There are many lessons to be learned from the conclusions of the Daphne Inquiry. One is that we should consider whether the EU or the Council of Europe needs to set up a formal process by which one of them can monitor the conduct of public inquiries in member states. The monitors could be appointed from the ranks of serving or recently-retired judges from independent countries. Their role would be to oversee the inquiries but not to take a part in the actual fact-finding and decision-making. Their brief would be to report back to a centralised body and tell us whether, in their view, the inquiry had been conducted fairly, thoroughly, and without any obvious influence from government or other sources. This could, in part, deal with the problem of inquiries in rogue states such as Hungary, Poland, and Malta.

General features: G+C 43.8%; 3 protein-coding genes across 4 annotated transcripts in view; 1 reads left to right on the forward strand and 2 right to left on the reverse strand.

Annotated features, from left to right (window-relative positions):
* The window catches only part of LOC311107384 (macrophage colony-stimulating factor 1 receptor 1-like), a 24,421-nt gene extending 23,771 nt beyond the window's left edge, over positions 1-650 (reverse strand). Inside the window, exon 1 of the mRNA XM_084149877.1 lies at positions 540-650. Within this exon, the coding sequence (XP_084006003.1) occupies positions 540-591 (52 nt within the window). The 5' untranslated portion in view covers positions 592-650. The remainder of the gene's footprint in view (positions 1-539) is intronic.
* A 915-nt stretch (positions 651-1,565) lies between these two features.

And there’s another reason why independent observers would be desirable: governments, and trolls, and others working on their behalves, wouldn’t be able to claim falsely that the inquiry judges were biased. We already have UN observers that monitor general elections across the globe. Why not extend the principle to another area of enormous importance?